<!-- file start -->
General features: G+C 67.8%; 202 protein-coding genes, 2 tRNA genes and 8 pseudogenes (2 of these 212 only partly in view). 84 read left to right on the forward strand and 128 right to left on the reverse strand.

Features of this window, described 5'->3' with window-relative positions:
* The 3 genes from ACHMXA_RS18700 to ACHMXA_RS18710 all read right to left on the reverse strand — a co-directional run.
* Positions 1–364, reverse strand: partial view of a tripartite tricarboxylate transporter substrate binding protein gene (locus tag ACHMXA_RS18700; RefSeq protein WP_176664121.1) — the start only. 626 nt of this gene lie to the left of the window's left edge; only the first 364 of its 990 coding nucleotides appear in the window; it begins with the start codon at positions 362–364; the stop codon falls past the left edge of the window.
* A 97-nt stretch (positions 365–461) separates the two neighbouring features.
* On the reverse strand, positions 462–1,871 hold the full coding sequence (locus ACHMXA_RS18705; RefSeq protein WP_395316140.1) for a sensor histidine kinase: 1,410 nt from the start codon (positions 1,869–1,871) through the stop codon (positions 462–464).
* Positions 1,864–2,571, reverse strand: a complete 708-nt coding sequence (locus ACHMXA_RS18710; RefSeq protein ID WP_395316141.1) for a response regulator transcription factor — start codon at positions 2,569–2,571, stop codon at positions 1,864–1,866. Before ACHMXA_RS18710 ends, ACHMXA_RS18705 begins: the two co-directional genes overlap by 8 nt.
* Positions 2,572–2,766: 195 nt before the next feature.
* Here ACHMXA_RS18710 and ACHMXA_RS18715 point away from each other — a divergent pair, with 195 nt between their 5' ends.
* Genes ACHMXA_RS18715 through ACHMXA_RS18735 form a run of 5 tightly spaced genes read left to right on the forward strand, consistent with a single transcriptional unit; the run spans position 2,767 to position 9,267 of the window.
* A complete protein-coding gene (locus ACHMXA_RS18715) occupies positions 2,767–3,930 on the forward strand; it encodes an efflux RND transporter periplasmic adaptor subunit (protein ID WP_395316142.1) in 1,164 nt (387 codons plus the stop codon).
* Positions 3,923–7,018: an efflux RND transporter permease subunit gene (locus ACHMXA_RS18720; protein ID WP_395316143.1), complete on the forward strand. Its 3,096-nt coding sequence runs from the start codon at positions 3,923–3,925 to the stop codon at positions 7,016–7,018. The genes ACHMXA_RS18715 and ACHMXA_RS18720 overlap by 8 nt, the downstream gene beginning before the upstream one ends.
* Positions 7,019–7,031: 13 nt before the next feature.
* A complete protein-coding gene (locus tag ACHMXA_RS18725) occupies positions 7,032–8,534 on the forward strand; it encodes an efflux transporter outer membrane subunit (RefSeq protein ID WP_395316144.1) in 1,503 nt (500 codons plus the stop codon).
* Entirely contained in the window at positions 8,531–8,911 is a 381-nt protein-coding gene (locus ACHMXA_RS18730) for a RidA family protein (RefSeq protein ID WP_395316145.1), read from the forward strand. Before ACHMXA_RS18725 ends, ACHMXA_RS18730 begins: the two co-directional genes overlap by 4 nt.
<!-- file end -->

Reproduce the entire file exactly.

General features: G+C 67.8%; 202 protein-coding genes, 2 tRNA genes and 8 pseudogenes (2 of these 212 only partly in view). 84 read left to right on the forward strand and 128 right to left on the reverse strand.

Features of this window, described 5'->3' with window-relative positions:
* The 3 genes from ACHMXA_RS18700 to ACHMXA_RS18710 all read right to left on the reverse strand — a co-directional run.
* Positions 1–364, reverse strand: partial view of a tripartite tricarboxylate transporter substrate binding protein gene (locus tag ACHMXA_RS18700; RefSeq protein WP_176664121.1) — the start only. 626 nt of this gene lie to the left of the window's left edge; only the first 364 of its 990 coding nucleotides appear in the window; it begins with the start codon at positions 362–364; the stop codon falls past the left edge of the window.
* A 97-nt stretch (positions 365–461) separates the two neighbouring features.
* On the reverse strand, positions 462–1,871 hold the full coding sequence (locus ACHMXA_RS18705; RefSeq protein WP_395316140.1) for a sensor histidine kinase: 1,410 nt from the start codon (positions 1,869–1,871) through the stop codon (positions 462–464).
* Positions 1,864–2,571, reverse strand: a complete 708-nt coding sequence (locus ACHMXA_RS18710; RefSeq protein ID WP_395316141.1) for a response regulator transcription factor — start codon at positions 2,569–2,571, stop codon at positions 1,864–1,866. Before ACHMXA_RS18710 ends, ACHMXA_RS18705 begins: the two co-directional genes overlap by 8 nt.
* Positions 2,572–2,766: 195 nt before the next feature.
* Here ACHMXA_RS18710 and ACHMXA_RS18715 point away from each other — a divergent pair, with 195 nt between their 5' ends.
* Genes ACHMXA_RS18715 through ACHMXA_RS18735 form a run of 5 tightly spaced genes read left to right on the forward strand, consistent with a single transcriptional unit; the run spans position 2,767 to position 9,267 of the window.
* A complete protein-coding gene (locus ACHMXA_RS18715) occupies positions 2,767–3,930 on the forward strand; it encodes an efflux RND transporter periplasmic adaptor subunit (protein ID WP_395316142.1) in 1,164 nt (387 codons plus the stop codon).
* Positions 3,923–7,018: an efflux RND transporter permease subunit gene (locus ACHMXA_RS18720; protein ID WP_395316143.1), complete on the forward strand. Its 3,096-nt coding sequence runs from the start codon at positions 3,923–3,925 to the stop codon at positions 7,016–7,018. The genes ACHMXA_RS18715 and ACHMXA_RS18720 overlap by 8 nt, the downstream gene beginning before the upstream one ends.
* Positions 7,019–7,031: 13 nt before the next feature.
* A complete protein-coding gene (locus tag ACHMXA_RS18725) occupies positions 7,032–8,534 on the forward strand; it encodes an efflux transporter outer membrane subunit (RefSeq protein ID WP_395316144.1) in 1,503 nt (500 codons plus the stop codon).
* Entirely contained in the window at positions 8,531–8,911 is a 381-nt protein-coding gene (locus ACHMXA_RS18730) for a RidA family protein (RefSeq protein ID WP_395316145.1), read from the forward strand. Before ACHMXA_RS18725 ends, ACHMXA_RS18730 begins: the two co-directional genes overlap by 4 nt.